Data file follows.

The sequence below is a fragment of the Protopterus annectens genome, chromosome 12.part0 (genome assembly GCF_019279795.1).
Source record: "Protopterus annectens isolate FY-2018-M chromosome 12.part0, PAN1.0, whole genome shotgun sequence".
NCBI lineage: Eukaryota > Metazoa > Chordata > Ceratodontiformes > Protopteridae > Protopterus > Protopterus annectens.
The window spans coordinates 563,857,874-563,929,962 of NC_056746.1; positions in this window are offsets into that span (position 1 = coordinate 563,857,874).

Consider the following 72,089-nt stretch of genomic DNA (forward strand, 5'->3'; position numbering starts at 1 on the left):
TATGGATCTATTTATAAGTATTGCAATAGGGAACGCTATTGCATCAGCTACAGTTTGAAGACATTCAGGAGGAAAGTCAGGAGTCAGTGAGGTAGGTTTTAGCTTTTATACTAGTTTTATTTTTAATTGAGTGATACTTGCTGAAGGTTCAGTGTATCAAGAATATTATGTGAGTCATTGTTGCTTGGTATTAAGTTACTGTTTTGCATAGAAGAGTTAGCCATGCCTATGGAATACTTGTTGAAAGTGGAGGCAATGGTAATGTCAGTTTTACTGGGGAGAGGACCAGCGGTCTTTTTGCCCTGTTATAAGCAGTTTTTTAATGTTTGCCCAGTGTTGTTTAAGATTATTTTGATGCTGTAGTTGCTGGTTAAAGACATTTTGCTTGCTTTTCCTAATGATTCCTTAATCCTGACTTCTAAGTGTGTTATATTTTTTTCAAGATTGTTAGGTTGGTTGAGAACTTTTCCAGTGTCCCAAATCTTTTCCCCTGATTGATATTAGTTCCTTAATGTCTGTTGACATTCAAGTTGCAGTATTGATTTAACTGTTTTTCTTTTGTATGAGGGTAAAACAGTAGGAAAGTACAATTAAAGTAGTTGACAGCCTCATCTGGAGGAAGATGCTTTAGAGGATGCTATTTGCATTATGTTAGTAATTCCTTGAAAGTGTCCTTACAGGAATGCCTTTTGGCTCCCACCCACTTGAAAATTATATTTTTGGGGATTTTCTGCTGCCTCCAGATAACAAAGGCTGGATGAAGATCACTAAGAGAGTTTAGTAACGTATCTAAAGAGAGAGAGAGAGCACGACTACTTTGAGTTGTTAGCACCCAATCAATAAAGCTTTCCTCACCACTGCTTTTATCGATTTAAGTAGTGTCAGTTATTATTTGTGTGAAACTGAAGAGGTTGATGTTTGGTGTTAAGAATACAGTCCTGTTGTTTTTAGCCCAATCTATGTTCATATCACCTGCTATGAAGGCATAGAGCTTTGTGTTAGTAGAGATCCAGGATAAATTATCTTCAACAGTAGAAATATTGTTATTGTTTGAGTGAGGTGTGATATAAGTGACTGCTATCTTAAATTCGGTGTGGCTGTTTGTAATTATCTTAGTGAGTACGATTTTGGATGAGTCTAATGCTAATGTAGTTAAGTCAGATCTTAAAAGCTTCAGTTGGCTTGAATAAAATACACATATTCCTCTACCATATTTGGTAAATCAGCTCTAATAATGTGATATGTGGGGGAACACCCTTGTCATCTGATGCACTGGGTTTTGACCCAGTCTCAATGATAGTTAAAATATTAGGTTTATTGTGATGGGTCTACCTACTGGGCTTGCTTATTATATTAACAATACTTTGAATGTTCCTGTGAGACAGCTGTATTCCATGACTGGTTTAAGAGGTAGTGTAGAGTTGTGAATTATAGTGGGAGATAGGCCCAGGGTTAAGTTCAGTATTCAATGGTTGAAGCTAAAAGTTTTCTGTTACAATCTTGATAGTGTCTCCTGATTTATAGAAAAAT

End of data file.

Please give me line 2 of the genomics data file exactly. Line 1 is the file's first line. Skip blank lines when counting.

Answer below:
Source record: "Protopterus annectens isolate FY-2018-M chromosome 12.part0, PAN1.0, whole genome shotgun sequence".